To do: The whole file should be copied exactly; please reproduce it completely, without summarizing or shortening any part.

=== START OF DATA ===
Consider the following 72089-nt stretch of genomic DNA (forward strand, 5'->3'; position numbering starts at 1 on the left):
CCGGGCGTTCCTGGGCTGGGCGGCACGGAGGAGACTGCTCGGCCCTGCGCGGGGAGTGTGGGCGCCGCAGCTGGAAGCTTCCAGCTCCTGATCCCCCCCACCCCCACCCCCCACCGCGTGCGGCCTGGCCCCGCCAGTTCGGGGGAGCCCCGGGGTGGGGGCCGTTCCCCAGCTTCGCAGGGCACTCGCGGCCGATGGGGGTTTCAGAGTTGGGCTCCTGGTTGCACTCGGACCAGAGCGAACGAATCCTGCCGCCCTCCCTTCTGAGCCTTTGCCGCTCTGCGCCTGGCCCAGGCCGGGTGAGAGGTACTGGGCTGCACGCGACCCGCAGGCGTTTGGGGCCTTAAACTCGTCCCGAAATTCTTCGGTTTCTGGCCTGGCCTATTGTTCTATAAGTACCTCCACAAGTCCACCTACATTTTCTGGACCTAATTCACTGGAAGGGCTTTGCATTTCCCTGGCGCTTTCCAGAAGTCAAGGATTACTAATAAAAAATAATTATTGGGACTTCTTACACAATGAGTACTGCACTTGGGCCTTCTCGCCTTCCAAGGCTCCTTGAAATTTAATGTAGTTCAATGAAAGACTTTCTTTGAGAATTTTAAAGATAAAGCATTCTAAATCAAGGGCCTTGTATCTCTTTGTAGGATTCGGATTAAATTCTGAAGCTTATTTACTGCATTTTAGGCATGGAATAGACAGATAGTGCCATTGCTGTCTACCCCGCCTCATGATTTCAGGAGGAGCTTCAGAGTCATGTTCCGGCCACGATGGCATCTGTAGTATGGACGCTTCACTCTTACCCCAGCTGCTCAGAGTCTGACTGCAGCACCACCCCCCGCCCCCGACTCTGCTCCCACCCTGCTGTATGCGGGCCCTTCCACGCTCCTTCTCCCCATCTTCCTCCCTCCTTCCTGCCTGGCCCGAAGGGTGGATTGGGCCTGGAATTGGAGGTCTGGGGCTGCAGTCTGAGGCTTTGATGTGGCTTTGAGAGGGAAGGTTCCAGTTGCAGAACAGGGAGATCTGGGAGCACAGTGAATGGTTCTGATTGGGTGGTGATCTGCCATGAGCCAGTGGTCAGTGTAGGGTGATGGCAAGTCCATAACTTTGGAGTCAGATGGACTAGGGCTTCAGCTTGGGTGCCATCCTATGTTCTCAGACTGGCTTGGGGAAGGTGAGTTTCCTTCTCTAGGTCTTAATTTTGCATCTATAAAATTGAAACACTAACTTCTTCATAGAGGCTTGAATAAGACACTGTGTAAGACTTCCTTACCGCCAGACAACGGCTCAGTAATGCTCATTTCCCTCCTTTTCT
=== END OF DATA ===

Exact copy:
Consider the following 72089-nt stretch of genomic DNA (forward strand, 5'->3'; position numbering starts at 1 on the left):
CCGGGCGTTCCTGGGCTGGGCGGCACGGAGGAGACTGCTCGGCCCTGCGCGGGGAGTGTGGGCGCCGCAGCTGGAAGCTTCCAGCTCCTGATCCCCCCCACCCCCACCCCCCACCGCGTGCGGCCTGGCCCCGCCAGTTCGGGGGAGCCCCGGGGTGGGGGCCGTTCCCCAGCTTCGCAGGGCACTCGCGGCCGATGGGGGTTTCAGAGTTGGGCTCCTGGTTGCACTCGGACCAGAGCGAACGAATCCTGCCGCCCTCCCTTCTGAGCCTTTGCCGCTCTGCGCCTGGCCCAGGCCGGGTGAGAGGTACTGGGCTGCACGCGACCCGCAGGCGTTTGGGGCCTTAAACTCGTCCCGAAATTCTTCGGTTTCTGGCCTGGCCTATTGTTCTATAAGTACCTCCACAAGTCCACCTACATTTTCTGGACCTAATTCACTGGAAGGGCTTTGCATTTCCCTGGCGCTTTCCAGAAGTCAAGGATTACTAATAAAAAATAATTATTGGGACTTCTTACACAATGAGTACTGCACTTGGGCCTTCTCGCCTTCCAAGGCTCCTTGAAATTTAATGTAGTTCAATGAAAGACTTTCTTTGAGAATTTTAAAGATAAAGCATTCTAAATCAAGGGCCTTGTATCTCTTTGTAGGATTCGGATTAAATTCTGAAGCTTATTTACTGCATTTTAGGCATGGAATAGACAGATAGTGCCATTGCTGTCTACCCCGCCTCATGATTTCAGGAGGAGCTTCAGAGTCATGTTCCGGCCACGATGGCATCTGTAGTATGGACGCTTCACTCTTACCCCAGCTGCTCAGAGTCTGACTGCAGCACCACCCCCCGCCCCCGACTCTGCTCCCACCCTGCTGTATGCGGGCCCTTCCACGCTCCTTCTCCCCATCTTCCTCCCTCCTTCCTGCCTGGCCCGAAGGGTGGATTGGGCCTGGAATTGGAGGTCTGGGGCTGCAGTCTGAGGCTTTGATGTGGCTTTGAGAGGGAAGGTTCCAGTTGCAGAACAGGGAGATCTGGGAGCACAGTGAATGGTTCTGATTGGGTGGTGATCTGCCATGAGCCAGTGGTCAGTGTAGGGTGATGGCAAGTCCATAACTTTGGAGTCAGATGGACTAGGGCTTCAGCTTGGGTGCCATCCTATGTTCTCAGACTGGCTTGGGGAAGGTGAGTTTCCTTCTCTAGGTCTTAATTTTGCATCTATAAAATTGAAACACTAACTTCTTCATAGAGGCTTGAATAAGACACTGTGTAAGACTTCCTTACCGCCAGACAACGGCTCAGTAATGCTCATTTCCCTCCTTTTCT